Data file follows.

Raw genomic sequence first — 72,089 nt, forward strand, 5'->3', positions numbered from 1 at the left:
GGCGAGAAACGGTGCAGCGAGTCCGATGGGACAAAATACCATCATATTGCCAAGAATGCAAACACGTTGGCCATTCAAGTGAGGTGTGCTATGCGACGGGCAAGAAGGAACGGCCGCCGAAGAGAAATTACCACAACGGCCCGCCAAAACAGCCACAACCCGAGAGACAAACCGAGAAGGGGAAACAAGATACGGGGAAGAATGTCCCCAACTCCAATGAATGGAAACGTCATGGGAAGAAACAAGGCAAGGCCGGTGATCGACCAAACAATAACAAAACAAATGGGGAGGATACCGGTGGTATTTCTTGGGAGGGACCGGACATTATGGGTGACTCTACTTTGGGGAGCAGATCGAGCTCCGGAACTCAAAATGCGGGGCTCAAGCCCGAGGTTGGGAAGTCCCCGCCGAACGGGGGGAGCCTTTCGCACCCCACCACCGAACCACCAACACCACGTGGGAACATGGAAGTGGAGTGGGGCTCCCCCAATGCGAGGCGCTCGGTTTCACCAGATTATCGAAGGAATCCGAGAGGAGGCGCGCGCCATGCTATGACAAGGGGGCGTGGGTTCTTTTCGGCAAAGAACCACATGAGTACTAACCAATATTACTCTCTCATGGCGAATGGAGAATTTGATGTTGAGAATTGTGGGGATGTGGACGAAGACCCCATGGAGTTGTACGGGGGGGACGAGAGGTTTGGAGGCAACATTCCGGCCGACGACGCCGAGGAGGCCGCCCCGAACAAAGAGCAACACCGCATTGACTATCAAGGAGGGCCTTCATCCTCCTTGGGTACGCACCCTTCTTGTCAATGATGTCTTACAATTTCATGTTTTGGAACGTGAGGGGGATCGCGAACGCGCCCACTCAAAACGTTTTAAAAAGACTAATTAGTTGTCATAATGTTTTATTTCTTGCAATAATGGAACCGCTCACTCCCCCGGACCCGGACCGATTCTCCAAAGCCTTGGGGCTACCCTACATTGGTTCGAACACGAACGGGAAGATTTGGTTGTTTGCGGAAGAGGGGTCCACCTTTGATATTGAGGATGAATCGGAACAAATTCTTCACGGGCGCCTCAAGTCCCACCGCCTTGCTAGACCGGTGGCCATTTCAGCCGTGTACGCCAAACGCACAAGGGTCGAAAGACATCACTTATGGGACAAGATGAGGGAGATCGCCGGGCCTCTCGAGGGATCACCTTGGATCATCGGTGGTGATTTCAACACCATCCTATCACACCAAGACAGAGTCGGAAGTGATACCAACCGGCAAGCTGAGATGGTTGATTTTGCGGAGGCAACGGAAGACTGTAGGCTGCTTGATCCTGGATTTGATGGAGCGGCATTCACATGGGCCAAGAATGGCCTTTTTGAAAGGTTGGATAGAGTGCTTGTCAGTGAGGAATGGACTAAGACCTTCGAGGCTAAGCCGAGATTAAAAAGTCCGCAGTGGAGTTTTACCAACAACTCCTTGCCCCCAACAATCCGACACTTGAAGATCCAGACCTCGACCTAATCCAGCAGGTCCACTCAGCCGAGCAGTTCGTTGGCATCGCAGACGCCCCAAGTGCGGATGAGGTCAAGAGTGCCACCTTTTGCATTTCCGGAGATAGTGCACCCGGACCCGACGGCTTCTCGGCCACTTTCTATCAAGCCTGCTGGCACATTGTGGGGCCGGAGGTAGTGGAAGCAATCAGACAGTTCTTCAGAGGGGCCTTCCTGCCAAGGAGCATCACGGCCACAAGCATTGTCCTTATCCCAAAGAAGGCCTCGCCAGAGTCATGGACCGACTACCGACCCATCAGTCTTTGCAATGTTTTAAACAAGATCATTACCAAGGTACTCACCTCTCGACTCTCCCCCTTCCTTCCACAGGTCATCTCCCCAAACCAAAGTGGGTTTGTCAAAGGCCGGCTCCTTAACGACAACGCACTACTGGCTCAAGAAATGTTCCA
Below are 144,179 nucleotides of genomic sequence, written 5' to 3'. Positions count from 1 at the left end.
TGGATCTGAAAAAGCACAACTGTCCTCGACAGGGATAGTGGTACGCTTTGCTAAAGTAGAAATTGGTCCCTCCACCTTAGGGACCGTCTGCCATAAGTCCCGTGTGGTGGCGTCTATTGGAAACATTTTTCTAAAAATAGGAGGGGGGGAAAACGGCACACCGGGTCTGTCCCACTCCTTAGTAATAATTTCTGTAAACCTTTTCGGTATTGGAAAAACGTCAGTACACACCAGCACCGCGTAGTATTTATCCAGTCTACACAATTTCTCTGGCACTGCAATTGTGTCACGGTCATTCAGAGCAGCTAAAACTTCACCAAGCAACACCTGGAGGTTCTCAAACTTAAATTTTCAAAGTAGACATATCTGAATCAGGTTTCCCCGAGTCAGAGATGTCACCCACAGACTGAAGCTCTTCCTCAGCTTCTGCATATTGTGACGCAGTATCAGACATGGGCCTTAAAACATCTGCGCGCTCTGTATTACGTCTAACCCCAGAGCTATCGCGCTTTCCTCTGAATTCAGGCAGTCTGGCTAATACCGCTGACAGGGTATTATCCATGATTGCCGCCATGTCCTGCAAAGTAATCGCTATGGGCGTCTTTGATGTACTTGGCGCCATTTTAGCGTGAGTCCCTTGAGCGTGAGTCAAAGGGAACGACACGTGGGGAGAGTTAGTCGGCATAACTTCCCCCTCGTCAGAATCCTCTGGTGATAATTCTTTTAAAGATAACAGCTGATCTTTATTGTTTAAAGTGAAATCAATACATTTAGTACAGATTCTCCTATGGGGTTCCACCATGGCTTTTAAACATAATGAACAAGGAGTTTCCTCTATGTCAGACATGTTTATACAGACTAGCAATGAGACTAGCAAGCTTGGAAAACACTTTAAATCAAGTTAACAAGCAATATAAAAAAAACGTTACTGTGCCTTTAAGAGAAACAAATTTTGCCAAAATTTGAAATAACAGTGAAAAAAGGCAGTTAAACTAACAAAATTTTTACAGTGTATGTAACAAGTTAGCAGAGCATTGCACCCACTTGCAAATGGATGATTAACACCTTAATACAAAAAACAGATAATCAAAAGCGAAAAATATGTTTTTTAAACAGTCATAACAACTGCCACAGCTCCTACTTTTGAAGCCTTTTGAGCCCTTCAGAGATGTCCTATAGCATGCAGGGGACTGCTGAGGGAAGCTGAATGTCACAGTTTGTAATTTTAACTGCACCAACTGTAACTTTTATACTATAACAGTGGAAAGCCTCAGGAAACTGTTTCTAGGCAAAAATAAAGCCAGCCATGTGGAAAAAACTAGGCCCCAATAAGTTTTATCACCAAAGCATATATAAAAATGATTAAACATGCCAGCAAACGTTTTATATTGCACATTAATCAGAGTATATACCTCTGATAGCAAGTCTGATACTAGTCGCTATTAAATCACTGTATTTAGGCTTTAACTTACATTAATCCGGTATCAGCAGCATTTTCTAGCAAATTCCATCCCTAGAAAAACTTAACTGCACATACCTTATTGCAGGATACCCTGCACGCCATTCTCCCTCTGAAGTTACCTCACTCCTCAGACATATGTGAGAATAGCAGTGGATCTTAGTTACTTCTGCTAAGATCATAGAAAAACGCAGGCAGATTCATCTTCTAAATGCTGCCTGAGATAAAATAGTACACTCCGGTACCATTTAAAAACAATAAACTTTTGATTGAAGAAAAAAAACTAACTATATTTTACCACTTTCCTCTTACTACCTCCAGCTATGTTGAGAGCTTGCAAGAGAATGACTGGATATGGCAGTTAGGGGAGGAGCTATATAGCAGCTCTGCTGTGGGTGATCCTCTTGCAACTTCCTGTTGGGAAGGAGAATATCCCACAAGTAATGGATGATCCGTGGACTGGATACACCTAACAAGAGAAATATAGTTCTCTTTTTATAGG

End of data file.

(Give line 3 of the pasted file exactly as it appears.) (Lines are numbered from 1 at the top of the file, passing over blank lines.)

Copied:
Below are 144,179 nucleotides of genomic sequence, written 5' to 3'. Positions count from 1 at the left end.